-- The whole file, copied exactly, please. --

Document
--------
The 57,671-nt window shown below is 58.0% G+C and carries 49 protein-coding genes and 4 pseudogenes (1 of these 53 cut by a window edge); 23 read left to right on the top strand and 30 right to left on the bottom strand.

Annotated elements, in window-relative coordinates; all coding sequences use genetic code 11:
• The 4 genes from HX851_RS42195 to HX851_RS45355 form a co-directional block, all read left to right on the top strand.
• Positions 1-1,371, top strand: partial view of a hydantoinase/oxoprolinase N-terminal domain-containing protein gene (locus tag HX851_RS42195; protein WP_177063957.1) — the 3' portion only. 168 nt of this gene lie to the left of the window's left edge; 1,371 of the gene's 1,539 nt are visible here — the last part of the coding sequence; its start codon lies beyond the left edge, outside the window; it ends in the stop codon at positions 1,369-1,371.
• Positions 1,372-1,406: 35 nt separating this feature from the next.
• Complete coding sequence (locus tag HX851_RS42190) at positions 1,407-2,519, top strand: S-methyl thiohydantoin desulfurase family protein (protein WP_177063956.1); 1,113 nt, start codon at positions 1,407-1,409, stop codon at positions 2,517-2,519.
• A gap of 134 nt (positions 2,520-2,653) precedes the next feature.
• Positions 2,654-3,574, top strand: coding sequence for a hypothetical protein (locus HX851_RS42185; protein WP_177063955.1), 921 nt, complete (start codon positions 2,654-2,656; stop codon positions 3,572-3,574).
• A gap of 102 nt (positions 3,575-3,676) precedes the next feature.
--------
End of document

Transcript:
The 57,671-nt window shown below is 58.0% G+C and carries 49 protein-coding genes and 4 pseudogenes (1 of these 53 cut by a window edge); 23 read left to right on the top strand and 30 right to left on the bottom strand.

Annotated elements, in window-relative coordinates; all coding sequences use genetic code 11:
• The 4 genes from HX851_RS42195 to HX851_RS45355 form a co-directional block, all read left to right on the top strand.
• Positions 1-1,371, top strand: partial view of a hydantoinase/oxoprolinase N-terminal domain-containing protein gene (locus tag HX851_RS42195; protein WP_177063957.1) — the 3' portion only. 168 nt of this gene lie to the left of the window's left edge; 1,371 of the gene's 1,539 nt are visible here — the last part of the coding sequence; its start codon lies beyond the left edge, outside the window; it ends in the stop codon at positions 1,369-1,371.
• Positions 1,372-1,406: 35 nt separating this feature from the next.
• Complete coding sequence (locus tag HX851_RS42190) at positions 1,407-2,519, top strand: S-methyl thiohydantoin desulfurase family protein (protein WP_177063956.1); 1,113 nt, start codon at positions 1,407-1,409, stop codon at positions 2,517-2,519.
• A gap of 134 nt (positions 2,520-2,653) precedes the next feature.
• Positions 2,654-3,574, top strand: coding sequence for a hypothetical protein (locus HX851_RS42185; protein WP_177063955.1), 921 nt, complete (start codon positions 2,654-2,656; stop codon positions 3,572-3,574).
• A gap of 102 nt (positions 3,575-3,676) precedes the next feature.